Re: Green Party Green on Gold but not on Green

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Date: Sat, 10 Sep 2005 23:06:02 -0400

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Le dimanche 11 septembre 2005 à 01:53 +0100, Stevan Harnad a écrit :


> On Sat, 10 Sep 2005, David Goodman wrote:
> > The obvious solution is for authorities to mandate publishing under
> > any form of OA, and provide the facilities and the funding for both
> > Green, and Gold, each of which exist to some extent, and need expansion.
> > The authors will choose.
> The reason the UK Select Committee recommendation, the Berlin 3
> recommendation and the RCUK recommendation took the specific (almost
> identical) form they did was that what is being proposed above is too
> vague, and in several critical respects incoherent:
> All three recommendations took the form: (1) *mandate* OA self-archiving
> (green) and *encourage* (and support) OA publishing (gold).
> This is not mandating any form of *publishing.* It is encouraging a form
> of publishing (OA publishing, gold) and mandating OA self-archiving
> (green). The reason is that a form of publishing cannot be mandated,
> either for the author or the publisher. Authors must be allowed to choose
> the journal they publish in and publishers (except if, like the author,
> they are subsidised by the mandator) must be allowed to choose their
> business model for making ends meet.

the Select committee's formulation is:

Institutional repositories will help to improve access to journals but a
more radical solution may be required in the long term. Early
indications suggest that the author-pays publishing model could be
viable. We remain unconvinced by many of the arguments mounted against
it. Nonetheless, this Report concludes that further experimentation is
necessary, particularly to establish the impact that a change of
publishing models would have on learned societies and in respect of the
"free rider" problem. In order to encourage such experimentation the
Report recommends that the Research Councils each establish a fund to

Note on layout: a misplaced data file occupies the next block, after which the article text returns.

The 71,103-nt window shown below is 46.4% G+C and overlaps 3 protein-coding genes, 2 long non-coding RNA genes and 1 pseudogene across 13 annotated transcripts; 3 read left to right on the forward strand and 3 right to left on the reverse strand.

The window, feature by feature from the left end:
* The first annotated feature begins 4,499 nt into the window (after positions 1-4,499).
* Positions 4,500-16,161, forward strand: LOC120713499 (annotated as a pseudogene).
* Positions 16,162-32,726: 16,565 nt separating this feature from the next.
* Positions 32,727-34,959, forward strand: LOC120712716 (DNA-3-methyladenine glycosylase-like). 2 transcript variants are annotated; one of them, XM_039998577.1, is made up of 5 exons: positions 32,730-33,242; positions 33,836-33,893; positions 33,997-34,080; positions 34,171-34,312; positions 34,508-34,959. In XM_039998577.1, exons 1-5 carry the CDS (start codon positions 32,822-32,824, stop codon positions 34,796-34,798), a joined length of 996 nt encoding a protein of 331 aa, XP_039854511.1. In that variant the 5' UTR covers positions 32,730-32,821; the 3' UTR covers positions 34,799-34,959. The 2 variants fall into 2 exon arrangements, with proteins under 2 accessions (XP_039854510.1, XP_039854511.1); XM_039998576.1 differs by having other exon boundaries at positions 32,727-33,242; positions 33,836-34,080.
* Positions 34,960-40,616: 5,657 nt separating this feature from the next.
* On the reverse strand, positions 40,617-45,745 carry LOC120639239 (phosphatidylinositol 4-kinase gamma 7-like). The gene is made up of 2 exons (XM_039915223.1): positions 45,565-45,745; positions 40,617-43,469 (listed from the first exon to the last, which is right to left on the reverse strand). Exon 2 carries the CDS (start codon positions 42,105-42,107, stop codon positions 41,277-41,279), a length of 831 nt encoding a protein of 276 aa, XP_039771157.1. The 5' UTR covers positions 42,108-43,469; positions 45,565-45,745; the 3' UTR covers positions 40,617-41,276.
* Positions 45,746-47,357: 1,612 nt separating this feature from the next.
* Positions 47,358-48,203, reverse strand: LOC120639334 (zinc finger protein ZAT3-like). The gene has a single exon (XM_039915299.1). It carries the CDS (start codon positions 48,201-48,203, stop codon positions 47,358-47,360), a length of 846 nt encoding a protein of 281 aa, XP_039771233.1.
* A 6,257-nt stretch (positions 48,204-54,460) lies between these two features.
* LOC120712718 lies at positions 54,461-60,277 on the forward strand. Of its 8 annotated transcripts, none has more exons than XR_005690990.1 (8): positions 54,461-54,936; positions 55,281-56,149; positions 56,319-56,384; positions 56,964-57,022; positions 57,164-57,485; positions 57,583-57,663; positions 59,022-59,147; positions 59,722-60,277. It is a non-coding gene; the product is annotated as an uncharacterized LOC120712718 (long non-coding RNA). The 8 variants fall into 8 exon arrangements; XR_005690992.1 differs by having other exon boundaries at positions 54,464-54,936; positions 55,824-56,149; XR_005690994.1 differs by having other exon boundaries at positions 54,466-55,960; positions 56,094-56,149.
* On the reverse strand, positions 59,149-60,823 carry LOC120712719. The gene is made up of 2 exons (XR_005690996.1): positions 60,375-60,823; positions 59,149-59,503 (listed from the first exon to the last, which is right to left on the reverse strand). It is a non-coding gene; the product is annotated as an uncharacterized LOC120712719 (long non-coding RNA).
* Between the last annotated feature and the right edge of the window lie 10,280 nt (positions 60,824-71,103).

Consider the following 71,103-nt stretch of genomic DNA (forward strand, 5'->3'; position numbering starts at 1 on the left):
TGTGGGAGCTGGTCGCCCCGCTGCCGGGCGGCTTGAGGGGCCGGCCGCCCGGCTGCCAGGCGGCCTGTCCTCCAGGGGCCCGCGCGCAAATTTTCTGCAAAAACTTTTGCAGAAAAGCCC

which their funded researchers can apply should they wish to pay to

In short, the Committee is saying : set up IR's, mandate deposit; then
it continues by saying that this "will help access" but "a more radical
solution may be required". Consequently, Stevan's summary is somewhat
hasty and therefore slightly off base: the Committee's recommendation is
not a contrast between mandating on the one hand, and recommending on
the other; it is recommending a two-pronged action: establishing IR'S
and mandating depositing on the one hand; experimenting with publishing,
with a view to test the business model and its possible impact on
learned societies on the other hand. With the model of authors paying to
be published in mind, they specify the nature of the experimentation:
let Research Councils establish a fund.
> I do agree, though, that it is foolish to make funds available for paying
> the much higher costs per paper of publishing in an OA journal while
> not making funds available for the far, far lower costs per paper of
> self-archiving. The UK Select Committee recommended helping with both,
> whereas Berlin 3 and RCUK only mentioned helping to cover OA publishing
> costs.

In the formulation of Berlin 3, it is clear that support is specifically
mentioned for OA-journal publishing because such journals, being
external to the researchers' institution, will require real cash to
accept an article if they follow a PLoS or BMC model; on the other hand,
when Research councils call for mandating depositing in an IR, the
actual IR used may (and often will be) within the research institution
itself (or it might be within the research Council in some cases). It
falls under reason, therefore, that calling for mandating by the
authorities of, say, a given university cannot be done without some
discussion with the same authorities. In the course of discussing, the
need to provide the resources to create an IR will necessarily emerge
and will be part of the negotiation. I suspect this is why no specific
mention of financial support was mentioned at Berlin 3.

In the case of RCUK, the draft does not specify forms of financial
support to allow the creation of IR.s. This leads to two consequences: a
somewhat complex situation for authors who might be in institutions that
are not willing to develop an IR; a recognition that IR's nonetheless
cost something.

For reasons probably similar to those used by the drafters of Berlin 3,
specific provisions are mentioned for the so-called "author-pay model".

I would not call this "foolish", even though I disagree with RCUK's tack
on this particular point. It simply reflects the strange ways in which
political bodies work: this is a typical, half-baked, compromise that
slyly tries to unload some of the costs - in this case the IR's - upon
the shoulders of the universities. And this, in turn, forces RCUK to
consider the possibility that some universities may balk and not create
an IR, which creates a new level of problems for the mandating policy.
The result is indeed garbled which means it will lose some of its